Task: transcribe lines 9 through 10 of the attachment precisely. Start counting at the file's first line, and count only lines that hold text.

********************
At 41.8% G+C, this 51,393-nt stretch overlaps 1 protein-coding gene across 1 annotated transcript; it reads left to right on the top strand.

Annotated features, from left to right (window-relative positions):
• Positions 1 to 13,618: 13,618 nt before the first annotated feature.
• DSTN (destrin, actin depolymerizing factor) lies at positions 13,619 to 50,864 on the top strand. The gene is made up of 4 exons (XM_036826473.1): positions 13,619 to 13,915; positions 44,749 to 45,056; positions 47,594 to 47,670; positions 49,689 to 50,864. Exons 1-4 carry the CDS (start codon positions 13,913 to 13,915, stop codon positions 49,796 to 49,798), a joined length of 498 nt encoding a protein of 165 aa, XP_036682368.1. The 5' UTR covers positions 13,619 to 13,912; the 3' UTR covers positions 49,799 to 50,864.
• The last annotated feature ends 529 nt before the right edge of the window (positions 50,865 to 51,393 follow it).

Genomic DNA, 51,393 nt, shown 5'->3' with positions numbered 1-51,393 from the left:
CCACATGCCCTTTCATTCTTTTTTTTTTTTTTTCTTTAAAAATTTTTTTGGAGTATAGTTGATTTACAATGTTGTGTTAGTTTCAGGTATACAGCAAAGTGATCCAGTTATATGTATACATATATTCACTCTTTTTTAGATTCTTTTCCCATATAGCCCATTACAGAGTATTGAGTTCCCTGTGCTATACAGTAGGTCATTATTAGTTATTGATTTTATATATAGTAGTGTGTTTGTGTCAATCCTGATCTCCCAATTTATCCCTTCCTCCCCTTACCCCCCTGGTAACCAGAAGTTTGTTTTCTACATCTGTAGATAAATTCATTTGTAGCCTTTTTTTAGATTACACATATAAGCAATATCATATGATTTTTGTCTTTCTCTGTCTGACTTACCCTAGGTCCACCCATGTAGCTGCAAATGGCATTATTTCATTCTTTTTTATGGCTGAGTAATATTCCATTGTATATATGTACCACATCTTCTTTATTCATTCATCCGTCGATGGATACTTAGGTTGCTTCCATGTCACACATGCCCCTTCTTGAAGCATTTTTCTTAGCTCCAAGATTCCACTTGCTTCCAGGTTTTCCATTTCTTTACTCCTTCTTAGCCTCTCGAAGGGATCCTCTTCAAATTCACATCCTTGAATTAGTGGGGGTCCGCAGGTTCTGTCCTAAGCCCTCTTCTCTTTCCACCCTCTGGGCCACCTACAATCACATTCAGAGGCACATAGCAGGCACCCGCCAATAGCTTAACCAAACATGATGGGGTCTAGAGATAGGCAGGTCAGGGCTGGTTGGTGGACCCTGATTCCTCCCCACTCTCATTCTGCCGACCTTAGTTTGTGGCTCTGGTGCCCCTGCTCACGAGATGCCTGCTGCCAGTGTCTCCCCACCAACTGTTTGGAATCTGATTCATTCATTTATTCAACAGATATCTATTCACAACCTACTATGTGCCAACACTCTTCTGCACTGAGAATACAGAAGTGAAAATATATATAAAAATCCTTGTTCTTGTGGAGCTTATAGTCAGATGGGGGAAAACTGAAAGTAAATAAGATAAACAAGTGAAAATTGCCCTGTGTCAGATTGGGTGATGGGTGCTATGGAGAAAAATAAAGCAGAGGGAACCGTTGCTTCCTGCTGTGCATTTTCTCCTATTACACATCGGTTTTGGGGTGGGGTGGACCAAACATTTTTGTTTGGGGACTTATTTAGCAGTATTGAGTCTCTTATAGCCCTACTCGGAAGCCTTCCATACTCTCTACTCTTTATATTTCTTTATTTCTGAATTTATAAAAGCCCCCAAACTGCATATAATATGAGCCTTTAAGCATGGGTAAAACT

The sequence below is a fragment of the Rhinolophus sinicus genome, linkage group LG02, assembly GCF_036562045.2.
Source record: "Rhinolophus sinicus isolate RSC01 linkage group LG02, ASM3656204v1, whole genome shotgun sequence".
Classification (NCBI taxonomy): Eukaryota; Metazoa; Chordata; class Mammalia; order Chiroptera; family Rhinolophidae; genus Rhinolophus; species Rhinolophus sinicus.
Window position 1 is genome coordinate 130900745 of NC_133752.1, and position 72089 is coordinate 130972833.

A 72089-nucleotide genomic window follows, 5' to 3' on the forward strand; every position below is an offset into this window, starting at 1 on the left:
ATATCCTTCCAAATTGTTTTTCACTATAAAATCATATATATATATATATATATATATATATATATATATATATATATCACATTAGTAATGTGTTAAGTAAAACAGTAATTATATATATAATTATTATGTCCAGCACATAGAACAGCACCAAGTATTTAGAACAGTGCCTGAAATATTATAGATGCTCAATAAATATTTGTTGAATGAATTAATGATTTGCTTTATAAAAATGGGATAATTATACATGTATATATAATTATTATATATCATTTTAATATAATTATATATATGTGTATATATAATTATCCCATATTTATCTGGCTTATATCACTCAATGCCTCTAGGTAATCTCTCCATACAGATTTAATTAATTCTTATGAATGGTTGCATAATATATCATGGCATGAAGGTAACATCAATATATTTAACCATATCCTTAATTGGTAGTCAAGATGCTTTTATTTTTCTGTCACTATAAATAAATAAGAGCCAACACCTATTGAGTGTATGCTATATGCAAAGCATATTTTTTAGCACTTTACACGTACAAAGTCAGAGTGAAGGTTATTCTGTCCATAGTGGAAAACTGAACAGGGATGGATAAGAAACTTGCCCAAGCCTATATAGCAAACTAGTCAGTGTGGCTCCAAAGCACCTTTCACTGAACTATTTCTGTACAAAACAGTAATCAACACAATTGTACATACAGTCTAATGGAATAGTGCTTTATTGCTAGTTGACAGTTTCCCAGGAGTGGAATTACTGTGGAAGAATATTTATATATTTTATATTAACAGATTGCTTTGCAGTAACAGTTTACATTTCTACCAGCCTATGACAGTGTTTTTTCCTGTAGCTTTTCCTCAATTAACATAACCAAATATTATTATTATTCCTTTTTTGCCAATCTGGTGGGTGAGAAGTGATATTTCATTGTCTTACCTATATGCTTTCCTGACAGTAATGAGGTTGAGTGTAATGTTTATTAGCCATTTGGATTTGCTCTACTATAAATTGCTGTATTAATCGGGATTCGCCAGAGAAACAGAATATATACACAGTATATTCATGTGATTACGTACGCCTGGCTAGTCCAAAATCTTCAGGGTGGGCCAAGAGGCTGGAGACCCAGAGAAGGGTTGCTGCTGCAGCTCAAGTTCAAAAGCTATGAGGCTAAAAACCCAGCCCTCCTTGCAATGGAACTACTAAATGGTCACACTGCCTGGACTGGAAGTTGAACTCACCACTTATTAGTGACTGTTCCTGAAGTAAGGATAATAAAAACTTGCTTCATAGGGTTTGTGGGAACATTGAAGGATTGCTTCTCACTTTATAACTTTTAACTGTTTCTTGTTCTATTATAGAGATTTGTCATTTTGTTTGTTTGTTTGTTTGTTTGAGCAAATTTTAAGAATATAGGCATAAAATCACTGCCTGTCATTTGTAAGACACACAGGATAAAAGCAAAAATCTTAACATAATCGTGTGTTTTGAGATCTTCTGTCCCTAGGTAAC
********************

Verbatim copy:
Source record: "Rhinolophus sinicus isolate RSC01 linkage group LG02, ASM3656204v1, whole genome shotgun sequence".
Classification (NCBI taxonomy): Eukaryota; Metazoa; Chordata; class Mammalia; order Chiroptera; family Rhinolophidae; genus Rhinolophus; species Rhinolophus sinicus.